Updated 06/14/2012 03:23 PM
Bath salts create new challenges for law enforcement
Bath salt related incidents are on the rise in areas of Central New York and the Mohawk Valley. Our Sarah Blazonis talked to law enforcement officials who say the drug is posing unique challenges for officers.
To view our videos, you need to
install Adobe Flash 9 or above. Install now.
Then come back here and refresh the page.
NEW YORK STATE -- The scene that unfolded in Munnsville Tuesday night is a reminder of a new danger officers could have to deal with on any given day. Officers say a woman, incoherent and growling, violently attacked several people, including her son and a State Trooper. Police say bath salts are likely to blame.
Officials say its use is growing in popularity across the state, including in Herkimer, Madison and Oneida counties.
"They're combative, they're just a totally different person than they are on a normal day," said Herkimer County Sheriff Christopher Farber.
"We're learning every day the traditional drugs that our narcotics people are used to dealing with certainly has gone to a whole new level," said Oneida County Sheriff Rob Maciol.
Sheriffs say even when a suspect is taken into custody, safety continues to be an issue.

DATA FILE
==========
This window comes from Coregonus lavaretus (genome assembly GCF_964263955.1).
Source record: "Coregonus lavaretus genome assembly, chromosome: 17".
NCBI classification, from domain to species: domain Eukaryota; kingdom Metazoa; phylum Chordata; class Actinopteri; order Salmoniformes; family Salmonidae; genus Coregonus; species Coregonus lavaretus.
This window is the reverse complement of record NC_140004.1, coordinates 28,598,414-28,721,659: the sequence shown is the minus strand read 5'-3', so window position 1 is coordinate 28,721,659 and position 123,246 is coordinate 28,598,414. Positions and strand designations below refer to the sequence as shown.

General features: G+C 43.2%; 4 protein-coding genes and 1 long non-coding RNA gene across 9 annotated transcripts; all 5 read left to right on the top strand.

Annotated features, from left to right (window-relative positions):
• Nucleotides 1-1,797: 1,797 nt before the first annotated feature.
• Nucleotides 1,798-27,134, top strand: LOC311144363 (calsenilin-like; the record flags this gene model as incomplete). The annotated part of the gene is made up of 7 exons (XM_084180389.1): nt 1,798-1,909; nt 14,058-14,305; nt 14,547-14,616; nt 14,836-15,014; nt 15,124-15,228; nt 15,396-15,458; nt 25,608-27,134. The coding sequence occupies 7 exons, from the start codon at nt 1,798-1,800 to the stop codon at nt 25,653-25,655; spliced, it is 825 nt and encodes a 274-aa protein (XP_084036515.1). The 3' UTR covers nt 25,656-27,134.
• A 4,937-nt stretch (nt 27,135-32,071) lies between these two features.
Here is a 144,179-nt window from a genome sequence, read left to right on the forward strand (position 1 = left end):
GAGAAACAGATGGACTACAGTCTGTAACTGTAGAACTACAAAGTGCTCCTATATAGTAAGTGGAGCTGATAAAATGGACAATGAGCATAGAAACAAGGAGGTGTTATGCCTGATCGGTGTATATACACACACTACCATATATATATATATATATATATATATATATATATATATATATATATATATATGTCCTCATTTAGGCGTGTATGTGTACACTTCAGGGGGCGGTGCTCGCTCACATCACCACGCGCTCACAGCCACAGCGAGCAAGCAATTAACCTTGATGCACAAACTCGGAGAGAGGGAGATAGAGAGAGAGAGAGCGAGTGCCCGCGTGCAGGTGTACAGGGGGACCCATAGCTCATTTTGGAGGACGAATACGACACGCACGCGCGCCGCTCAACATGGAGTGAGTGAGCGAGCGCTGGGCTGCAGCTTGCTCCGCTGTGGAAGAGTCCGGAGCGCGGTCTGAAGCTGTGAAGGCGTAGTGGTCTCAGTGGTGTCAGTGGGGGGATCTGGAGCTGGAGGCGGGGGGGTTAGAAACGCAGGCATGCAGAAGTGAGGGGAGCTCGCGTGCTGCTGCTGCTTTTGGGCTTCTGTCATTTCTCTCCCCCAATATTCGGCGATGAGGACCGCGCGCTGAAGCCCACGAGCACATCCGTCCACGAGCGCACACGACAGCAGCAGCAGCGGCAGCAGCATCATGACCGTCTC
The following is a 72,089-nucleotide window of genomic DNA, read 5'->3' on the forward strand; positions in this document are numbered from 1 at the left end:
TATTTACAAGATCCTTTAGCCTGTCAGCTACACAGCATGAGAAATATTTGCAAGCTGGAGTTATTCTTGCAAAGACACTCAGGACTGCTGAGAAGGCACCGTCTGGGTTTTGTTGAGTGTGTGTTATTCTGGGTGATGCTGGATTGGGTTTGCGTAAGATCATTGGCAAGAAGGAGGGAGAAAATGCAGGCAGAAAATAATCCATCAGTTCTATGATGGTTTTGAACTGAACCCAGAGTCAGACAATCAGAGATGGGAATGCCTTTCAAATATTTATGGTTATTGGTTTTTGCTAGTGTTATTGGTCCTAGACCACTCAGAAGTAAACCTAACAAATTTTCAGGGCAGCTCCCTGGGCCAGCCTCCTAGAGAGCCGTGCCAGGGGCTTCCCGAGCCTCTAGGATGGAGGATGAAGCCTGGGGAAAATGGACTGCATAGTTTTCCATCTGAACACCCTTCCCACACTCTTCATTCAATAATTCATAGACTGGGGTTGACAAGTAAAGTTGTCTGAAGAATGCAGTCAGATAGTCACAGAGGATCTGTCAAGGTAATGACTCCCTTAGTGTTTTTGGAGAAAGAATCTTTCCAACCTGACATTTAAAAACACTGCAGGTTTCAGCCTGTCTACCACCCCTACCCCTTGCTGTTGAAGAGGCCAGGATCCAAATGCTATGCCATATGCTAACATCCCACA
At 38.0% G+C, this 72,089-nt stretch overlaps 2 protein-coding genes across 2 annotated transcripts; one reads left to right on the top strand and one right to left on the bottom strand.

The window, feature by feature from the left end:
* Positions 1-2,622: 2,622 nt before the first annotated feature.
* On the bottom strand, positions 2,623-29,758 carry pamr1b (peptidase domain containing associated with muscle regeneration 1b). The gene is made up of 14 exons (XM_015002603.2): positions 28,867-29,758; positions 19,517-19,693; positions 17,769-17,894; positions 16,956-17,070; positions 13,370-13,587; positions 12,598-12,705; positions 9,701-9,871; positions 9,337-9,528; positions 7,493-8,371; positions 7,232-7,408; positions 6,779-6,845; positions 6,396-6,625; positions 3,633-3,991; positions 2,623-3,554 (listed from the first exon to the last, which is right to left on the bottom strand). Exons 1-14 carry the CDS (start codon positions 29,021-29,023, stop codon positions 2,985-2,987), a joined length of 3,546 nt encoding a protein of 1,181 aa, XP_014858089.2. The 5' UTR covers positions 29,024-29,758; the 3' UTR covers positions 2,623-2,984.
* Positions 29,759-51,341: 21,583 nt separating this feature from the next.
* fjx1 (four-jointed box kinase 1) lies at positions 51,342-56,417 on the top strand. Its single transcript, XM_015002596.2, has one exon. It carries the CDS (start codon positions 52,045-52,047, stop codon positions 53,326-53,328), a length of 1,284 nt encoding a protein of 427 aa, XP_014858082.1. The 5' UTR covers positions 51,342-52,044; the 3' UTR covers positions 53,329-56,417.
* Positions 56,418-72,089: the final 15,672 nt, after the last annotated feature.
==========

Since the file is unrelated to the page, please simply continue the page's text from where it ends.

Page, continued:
"It's a huge responsibility for us. Most of the time, we don't know what they've taken, what they're on or how they're going to react to anything," said Sheriff Farber.
Officials say it's a hard drug to keep up with because manufacturers routinely change its chemical makeup to get around laws making old compounds illegal.
Madison County Sheriff Allen Riley says it's important to get more feet on the ground to combat the problem, something easier said than done.
"It's very hard to keep up the patrols and to start this war on drugs again as the state puts more mandates on the sheriff's offices and stuff. It's just harder to keep our budget in place," said Sheriff Riley.
Sheriffs point to examples like Tuesday's multi-agency bust of two dozen meth manufacturers as one solution to overcoming budget constraints.
"We've put away territories and boundaries and all that stuff. We work together very closely for the common goal of bringing these drug users, drug dealers into the system so that we can make our communities safe," said Maciol.
And take a drug off the street that makes a risky job that much more unpredictable.